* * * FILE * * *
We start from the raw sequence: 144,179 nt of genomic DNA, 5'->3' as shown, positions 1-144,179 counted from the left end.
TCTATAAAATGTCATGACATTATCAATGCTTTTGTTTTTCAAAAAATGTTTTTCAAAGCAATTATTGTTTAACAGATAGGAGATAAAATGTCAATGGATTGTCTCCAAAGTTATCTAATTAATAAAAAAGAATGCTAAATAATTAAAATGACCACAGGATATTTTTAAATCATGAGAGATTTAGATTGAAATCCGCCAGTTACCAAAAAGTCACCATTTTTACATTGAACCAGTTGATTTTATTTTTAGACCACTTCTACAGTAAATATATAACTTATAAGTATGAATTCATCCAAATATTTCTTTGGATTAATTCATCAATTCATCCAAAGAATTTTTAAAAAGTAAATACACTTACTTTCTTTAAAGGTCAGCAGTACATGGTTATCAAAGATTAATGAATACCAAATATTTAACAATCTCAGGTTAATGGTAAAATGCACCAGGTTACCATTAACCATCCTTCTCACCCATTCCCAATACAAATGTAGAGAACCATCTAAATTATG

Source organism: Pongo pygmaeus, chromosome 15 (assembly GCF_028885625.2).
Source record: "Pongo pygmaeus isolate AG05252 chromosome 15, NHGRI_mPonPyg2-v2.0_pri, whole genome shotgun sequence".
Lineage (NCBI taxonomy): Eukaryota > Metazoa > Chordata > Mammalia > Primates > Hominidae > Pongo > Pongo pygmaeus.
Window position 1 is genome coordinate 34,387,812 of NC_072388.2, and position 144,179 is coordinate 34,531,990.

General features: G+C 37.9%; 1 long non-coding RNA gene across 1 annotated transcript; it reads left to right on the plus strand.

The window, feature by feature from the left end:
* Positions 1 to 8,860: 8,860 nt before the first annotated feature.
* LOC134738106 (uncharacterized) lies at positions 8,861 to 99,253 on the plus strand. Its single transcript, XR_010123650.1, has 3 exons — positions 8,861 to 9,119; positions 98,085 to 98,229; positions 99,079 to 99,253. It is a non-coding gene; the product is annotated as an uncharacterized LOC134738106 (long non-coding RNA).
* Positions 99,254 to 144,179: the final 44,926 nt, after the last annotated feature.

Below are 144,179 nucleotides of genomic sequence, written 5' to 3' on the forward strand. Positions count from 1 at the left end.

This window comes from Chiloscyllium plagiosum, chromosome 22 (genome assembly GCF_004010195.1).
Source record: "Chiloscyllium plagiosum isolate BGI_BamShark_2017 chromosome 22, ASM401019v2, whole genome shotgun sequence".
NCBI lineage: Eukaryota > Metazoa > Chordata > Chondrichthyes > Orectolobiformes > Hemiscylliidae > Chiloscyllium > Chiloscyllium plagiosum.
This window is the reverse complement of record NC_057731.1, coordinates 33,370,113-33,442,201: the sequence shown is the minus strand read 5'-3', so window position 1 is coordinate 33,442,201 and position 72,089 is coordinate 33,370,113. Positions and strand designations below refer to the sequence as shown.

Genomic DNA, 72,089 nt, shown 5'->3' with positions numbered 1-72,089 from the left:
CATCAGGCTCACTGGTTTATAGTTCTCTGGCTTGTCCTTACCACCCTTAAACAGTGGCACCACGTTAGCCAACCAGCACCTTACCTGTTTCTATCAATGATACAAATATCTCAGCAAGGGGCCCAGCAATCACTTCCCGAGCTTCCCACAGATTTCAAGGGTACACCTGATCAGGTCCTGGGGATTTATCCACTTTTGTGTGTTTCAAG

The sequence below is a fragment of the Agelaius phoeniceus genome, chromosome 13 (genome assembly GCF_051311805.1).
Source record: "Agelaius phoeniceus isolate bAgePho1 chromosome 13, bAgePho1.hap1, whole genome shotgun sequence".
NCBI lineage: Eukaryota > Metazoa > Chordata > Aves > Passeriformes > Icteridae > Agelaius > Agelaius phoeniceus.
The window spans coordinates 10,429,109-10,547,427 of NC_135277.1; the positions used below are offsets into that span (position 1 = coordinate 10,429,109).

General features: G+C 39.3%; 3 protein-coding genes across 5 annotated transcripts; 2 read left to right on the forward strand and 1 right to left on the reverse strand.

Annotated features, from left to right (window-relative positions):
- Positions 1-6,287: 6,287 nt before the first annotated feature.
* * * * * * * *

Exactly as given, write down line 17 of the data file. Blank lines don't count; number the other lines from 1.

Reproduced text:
Genomic DNA, 72,089 nt, shown 5'->3' with positions numbered 1-72,089 from the left: